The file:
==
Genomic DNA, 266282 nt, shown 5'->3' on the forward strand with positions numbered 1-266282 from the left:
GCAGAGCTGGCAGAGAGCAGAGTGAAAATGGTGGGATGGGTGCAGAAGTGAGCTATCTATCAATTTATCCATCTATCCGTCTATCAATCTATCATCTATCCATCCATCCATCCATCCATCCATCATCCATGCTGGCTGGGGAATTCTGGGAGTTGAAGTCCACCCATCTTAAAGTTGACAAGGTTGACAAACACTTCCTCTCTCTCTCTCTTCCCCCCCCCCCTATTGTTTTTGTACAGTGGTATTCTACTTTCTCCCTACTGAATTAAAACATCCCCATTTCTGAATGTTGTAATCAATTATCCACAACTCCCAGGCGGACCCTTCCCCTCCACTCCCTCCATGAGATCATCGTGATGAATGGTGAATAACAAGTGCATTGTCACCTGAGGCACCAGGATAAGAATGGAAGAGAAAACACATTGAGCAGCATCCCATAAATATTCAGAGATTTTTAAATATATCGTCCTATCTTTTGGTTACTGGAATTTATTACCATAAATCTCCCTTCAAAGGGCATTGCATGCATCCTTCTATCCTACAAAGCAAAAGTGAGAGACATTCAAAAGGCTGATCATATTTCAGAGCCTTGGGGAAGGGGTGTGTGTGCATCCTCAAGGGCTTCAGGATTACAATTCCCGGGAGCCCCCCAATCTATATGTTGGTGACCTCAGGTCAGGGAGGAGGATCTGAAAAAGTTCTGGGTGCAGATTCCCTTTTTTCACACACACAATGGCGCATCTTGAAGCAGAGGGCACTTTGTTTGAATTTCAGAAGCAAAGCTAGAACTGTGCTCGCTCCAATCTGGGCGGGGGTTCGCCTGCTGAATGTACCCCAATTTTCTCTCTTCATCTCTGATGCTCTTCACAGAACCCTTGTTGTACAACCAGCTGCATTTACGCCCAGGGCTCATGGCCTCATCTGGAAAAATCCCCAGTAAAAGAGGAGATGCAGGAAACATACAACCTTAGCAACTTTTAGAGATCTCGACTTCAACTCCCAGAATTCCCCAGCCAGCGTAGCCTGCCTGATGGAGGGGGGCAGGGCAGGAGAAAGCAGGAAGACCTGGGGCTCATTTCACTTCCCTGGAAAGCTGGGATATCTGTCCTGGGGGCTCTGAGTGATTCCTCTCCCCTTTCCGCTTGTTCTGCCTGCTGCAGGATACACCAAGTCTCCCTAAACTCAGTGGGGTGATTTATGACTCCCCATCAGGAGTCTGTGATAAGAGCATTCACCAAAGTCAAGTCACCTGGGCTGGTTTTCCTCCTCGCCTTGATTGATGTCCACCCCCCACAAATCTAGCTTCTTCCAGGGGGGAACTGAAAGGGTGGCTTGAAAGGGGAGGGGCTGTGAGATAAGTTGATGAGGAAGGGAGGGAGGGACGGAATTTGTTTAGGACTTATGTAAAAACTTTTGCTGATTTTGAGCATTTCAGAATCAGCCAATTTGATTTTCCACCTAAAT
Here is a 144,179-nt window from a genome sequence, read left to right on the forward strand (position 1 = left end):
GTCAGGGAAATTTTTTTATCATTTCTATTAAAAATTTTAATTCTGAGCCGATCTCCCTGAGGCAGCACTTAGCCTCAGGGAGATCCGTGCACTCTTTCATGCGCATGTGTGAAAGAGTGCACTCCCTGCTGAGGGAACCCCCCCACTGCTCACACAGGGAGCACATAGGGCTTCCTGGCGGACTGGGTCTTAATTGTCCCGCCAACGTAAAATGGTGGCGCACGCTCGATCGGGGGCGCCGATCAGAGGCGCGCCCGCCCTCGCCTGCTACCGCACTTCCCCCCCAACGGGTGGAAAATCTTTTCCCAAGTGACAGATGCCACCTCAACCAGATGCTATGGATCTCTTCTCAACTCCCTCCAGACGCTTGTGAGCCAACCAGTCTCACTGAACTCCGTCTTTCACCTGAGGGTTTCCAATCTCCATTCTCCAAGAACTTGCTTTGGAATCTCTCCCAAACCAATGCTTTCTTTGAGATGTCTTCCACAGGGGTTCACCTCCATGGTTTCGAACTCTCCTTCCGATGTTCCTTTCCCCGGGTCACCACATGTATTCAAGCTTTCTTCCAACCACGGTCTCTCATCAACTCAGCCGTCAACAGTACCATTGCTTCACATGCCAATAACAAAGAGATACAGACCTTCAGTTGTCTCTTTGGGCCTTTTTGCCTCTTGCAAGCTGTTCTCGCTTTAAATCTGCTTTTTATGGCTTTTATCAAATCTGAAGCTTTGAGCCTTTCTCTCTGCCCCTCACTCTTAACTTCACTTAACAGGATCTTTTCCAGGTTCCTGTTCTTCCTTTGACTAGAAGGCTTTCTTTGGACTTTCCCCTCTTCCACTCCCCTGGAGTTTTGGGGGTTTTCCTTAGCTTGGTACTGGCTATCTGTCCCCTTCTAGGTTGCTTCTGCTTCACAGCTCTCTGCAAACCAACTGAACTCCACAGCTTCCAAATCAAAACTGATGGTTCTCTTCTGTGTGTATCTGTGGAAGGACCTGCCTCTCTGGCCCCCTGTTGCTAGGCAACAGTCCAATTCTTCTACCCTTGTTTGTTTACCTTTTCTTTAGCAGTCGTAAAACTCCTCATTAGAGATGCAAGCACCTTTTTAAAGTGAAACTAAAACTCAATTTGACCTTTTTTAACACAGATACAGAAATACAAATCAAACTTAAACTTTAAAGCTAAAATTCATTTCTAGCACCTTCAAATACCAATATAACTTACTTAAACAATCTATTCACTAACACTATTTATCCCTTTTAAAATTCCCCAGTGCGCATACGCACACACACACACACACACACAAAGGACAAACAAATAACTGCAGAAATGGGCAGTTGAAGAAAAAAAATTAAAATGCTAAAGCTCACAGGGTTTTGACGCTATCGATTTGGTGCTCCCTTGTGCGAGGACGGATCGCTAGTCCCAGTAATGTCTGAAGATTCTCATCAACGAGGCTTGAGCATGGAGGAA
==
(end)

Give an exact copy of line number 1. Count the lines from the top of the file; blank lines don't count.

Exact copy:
Genomic DNA, 266282 nt, shown 5'->3' on the forward strand with positions numbered 1-266282 from the left: